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Nepetalactones from essential oil of Nepeta cataria represent a stable fly feeding and oviposition repellant

Zhu, J. J., Berkebile, D. R., Dunlap, C. A., Zhang, A., Boxler, D., Tangtrakulwanich, K., Behle, R. W., Baxendale, F., Brewer, G.
Medical and veterinary entomology 2012 v.26 no.2 pp. 131
Nepeta cataria, Stomoxys calcitrans, antifeedants, bioassays, botanical insecticides, cattle, deet, essential oils, field experimentation, insect pests, insect repellents, oviposition, sesquiterpenoid lactones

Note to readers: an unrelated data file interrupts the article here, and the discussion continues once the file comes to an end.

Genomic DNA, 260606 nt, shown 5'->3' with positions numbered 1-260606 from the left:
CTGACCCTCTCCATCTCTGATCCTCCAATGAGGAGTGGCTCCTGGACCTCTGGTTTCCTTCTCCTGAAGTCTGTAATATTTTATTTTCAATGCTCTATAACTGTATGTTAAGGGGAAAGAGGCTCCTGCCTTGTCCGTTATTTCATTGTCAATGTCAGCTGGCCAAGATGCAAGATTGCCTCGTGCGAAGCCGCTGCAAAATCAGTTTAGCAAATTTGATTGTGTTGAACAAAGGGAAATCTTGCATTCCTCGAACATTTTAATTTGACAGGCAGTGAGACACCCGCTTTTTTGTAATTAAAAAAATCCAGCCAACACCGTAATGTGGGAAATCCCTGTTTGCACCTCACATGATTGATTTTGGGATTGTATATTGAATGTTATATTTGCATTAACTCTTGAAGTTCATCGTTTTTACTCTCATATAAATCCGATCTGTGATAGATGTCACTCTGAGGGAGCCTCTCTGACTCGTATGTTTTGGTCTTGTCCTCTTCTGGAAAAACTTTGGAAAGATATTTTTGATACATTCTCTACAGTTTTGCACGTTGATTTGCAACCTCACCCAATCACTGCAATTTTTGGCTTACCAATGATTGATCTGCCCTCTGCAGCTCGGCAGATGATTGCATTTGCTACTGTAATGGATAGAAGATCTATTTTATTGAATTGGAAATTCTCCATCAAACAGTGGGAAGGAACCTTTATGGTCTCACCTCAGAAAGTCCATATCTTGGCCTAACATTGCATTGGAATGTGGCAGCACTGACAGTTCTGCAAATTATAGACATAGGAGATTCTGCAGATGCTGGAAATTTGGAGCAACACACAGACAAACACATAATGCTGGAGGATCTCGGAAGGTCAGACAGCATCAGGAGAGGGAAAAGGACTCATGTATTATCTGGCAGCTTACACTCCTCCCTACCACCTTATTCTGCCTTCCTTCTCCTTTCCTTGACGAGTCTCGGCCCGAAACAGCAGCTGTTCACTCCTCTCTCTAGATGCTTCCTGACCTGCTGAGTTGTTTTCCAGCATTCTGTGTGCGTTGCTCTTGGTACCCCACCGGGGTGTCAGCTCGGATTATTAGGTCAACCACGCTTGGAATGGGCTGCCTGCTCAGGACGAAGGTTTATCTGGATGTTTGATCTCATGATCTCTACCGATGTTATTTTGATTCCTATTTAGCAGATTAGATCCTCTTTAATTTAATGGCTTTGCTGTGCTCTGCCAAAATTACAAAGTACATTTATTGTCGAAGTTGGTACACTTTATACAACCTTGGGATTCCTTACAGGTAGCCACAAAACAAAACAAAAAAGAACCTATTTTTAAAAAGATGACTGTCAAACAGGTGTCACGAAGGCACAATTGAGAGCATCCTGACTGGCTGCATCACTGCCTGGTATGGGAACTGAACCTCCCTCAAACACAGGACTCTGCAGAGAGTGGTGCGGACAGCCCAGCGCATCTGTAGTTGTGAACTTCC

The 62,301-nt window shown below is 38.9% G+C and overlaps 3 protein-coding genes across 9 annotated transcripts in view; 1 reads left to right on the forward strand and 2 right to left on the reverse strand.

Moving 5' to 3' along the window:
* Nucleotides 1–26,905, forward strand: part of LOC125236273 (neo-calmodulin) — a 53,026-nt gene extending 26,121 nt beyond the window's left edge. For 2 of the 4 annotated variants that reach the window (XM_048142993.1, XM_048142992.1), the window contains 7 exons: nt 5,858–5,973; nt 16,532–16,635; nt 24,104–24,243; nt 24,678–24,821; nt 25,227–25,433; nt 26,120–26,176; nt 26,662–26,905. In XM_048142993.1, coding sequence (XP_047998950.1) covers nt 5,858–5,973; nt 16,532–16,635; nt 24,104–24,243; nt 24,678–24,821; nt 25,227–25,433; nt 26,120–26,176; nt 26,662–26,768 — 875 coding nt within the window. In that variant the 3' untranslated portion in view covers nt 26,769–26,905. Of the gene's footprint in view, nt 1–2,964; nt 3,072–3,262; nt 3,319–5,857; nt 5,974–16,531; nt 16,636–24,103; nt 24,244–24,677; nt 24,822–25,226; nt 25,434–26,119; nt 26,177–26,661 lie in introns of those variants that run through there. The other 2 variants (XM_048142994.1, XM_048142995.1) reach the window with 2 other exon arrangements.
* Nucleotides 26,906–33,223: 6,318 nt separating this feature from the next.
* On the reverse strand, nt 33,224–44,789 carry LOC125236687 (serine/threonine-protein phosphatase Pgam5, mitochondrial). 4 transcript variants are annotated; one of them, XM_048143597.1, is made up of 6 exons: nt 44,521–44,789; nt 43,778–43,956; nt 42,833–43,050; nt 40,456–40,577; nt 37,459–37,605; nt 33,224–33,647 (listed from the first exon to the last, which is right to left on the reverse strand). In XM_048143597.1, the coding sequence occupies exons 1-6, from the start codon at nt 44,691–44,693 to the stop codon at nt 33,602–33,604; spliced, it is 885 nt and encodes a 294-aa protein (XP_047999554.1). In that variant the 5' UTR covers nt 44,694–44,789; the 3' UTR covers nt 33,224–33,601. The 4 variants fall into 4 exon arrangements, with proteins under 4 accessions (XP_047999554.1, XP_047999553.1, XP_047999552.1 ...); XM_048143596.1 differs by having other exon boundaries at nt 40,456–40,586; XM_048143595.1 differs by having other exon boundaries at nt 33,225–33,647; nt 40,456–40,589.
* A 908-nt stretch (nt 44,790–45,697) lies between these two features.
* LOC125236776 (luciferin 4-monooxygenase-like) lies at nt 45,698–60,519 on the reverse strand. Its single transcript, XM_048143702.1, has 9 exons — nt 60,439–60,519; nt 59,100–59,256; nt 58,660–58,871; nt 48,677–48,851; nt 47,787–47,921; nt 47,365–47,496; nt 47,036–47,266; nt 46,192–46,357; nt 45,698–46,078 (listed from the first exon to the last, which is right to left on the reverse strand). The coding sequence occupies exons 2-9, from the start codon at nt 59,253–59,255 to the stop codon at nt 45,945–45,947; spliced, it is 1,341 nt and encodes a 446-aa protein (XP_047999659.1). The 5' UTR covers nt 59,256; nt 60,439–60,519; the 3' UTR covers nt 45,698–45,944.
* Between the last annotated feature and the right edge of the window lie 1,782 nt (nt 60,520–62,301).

The stable fly, Stomoxys calcitrans (L.) (Diptera: Muscidae), is one of the most serious pests to livestock. It feeds mainly on cattle and causes significant economic losses in the cattle industry. Standard stable fly control involving insecticides and sanitation is usually costly and often has limited effectiveness. As we continue to evaluate and develop safer fly control strategies, the present study reports on the effectiveness of catnip (Nepeta cataria L.) oil and its constituent compounds, nepetalactones, as stable fly repellents. The essential oil of catnip reduced the feeding of stable flies by >96% in an in vitro bioassay system, compared with other sesquiterpene-rich plant oils (e.g. amyris and sandalwood). Catnip oil demonstrated strong repellency against stable flies relative to other chemicals for repelling biting insects, including isolongifolenone, 2-methylpiperidinyl-3-cyclohexen-1-carboxamide and (1S,2′S)-2-methylpiperidinyl-3-cyclohexen-1-carboxamide. The repellency against stable flies of the most commonly used mosquito repellent, DEET, was relatively low. In field trials, two formulations of catnip oil provided >95% protection and were effective for up to 6 h when tested on cattle. Catnip oil also acted as a strong oviposition repellent and reduced gravid stable fly oviposition by 98%.